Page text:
A dealer has listed a 153-mile BMW 1M for a sum that could get you one of the finest Porsches on sale. Or even a lightly used Ferrari.
Ohio-based BMW dealer Enthusiast Auto Group has listed a 2011 BMW 1 Series M Coupe for the eye-watering price of $199,990. Justifying this price tag is its immaculate condition and the odometer reading: a scarcely believable 153 miles.
The car has not simply stood in any old storage unit, having lived in a "climate-controlled facility and never spent a night outside." As such, it is said to be in factory-new condition, with "supple leather, clean carpets, and no visible wear areas." The ad also notes that "intelligent preservation measures have been performed since new." That means we can expect that all fluids have been regularly changed and the tires (and other rubber components) are not cracked and brittle.
But is it worth so much money? Yes. And no. Let's explore both sides of the coin, fully aware that no matter what we say next, somebody out there will probably pay the sky-high price.
By today's standards, the so-called "1M" is vastly underpowered. Its 3.0-liter twin-turbocharged N54 engine produces a paltry headline figure of just 335 horsepower - even today's Integra Type S produces 320 ponies, so if you're after maximum bang for your buck, this 1M's price is a scandal. This model is also missing the optional sunroof and appears to have no BMW Performance add-ons.
Then there's the matter of what else you could get for the same money. The first car that comes to mind is the 1M's eventual successor, the G87 BMW M2. That car's 3.0-liter twin-turbo S58 engine generates at least 453 hp, and it starts at a much more reasonable (relatively speaking) $62,200. You could even buy an M2 and an M4 CSL and only break the $200k budget by two grand. When new, this 1M cost under $55,000.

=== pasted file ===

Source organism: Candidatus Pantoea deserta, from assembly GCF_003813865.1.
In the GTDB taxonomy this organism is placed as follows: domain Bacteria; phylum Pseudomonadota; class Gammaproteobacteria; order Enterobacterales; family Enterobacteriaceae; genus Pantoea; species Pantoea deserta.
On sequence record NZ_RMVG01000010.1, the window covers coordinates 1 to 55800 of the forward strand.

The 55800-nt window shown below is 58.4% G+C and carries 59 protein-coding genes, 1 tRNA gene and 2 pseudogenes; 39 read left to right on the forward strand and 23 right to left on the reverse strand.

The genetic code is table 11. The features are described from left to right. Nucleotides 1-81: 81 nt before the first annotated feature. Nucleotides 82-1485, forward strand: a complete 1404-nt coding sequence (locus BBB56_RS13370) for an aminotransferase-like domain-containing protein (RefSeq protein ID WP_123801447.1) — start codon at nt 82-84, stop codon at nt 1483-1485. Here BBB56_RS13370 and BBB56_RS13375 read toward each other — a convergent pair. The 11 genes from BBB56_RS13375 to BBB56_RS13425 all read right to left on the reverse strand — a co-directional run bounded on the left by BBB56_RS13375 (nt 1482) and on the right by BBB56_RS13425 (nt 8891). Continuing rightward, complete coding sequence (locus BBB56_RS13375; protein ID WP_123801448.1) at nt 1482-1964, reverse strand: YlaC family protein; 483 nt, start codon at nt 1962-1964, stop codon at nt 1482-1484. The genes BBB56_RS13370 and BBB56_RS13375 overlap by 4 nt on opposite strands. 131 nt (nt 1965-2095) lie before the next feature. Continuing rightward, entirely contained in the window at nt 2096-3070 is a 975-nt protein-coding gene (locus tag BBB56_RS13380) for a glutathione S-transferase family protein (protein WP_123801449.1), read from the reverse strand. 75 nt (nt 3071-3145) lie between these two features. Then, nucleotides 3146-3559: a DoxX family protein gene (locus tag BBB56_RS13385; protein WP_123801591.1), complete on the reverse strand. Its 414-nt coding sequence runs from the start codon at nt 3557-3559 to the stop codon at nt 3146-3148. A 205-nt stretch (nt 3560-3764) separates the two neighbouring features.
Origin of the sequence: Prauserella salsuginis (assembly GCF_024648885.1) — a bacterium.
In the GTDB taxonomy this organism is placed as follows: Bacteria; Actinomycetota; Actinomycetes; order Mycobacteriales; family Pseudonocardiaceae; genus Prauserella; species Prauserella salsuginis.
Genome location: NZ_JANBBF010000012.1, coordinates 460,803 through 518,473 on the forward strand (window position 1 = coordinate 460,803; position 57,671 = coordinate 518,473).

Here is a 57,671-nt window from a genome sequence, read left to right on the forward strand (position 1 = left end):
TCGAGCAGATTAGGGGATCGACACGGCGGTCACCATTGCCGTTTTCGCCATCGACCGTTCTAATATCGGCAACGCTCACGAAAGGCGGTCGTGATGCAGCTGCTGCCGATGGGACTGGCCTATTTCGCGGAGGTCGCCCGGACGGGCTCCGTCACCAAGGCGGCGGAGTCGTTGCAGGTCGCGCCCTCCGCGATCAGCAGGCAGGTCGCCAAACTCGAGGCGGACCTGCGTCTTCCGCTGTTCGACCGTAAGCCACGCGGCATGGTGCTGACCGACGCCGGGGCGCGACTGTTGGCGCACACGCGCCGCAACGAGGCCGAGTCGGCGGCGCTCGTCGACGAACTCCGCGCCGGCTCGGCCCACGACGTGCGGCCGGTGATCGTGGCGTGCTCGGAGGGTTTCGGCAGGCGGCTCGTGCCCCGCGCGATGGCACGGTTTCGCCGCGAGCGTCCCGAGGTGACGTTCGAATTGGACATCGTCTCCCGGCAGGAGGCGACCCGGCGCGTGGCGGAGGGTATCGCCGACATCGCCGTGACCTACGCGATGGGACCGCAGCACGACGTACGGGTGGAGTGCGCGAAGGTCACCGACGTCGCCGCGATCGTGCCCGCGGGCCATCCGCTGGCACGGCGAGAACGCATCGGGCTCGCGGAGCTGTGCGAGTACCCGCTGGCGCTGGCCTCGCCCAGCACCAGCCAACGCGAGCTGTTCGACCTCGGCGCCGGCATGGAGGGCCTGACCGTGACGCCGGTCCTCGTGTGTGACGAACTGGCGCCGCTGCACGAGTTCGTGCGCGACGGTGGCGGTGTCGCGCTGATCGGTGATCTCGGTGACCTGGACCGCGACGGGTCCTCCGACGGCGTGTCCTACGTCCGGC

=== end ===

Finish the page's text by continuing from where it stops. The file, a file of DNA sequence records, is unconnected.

And if you're not brand-biased, there are other German sports cars in the six-figure bracket that are arguably even more exciting and engaging.
A Porsche 911 GT3 starts at $182,900 and like the 1M, a six-cylinder powers the rear wheels. It can also be had with a manual transmission (the only option for the 1 Series M Coupe). The GT3 is quicker, faster, more capable on track, and carries more prestige - all for less money than this particular 1M. Or you could buy a Ferrari Roma for 20 grand more.
Look, we all know that the 1M is a modern classic and, if current trends analyzed in a report from Reuters are anything to go by, rare enthusiast cars will only appreciate as their ilk becomes scarcer.
The 1M's combination - a straight-six engine at the front, a manual gearbox in the middle, and two fat tires being driven at the rear - is unadulterated driving nirvana, particularly for those with a penchant for hooning. And as the owner of an N54-powered 1 Series, this writer spends almost every waking hour wondering if there are 1M sellers who would accept a kidney as payment. But even I can't justify this price fully.
Limited-production Bimmers will always command a premium, particularly when they wear the famed M badge, and there's no denying that modern cars lack the engagement that comes with hydraulic steering, an imperfect gear shift, and little in the way of electronic intervention. The new M2's electrically-assisted steering is positively numb compared to that of the 1M, and its manual transmission appears to be an afterthought as the auto's shorter ratios are a much better dance partner to the S58.
One could also argue that the lower power output of the 1M makes it more approachable and more fun to take risks with. But are you really going to take risks drifting and tracking an immaculate, $200k collector car?
In summary, this 1 Series M Coupe is magnificent and would make a fine addition to any collection. But its price is arguably speculative, not representative of the market. I've watched several sell for a third of this. Someday, the 1M will surely be worth 200 grand, but today, it just denies true enthusiasts the chance to experience a dream car.
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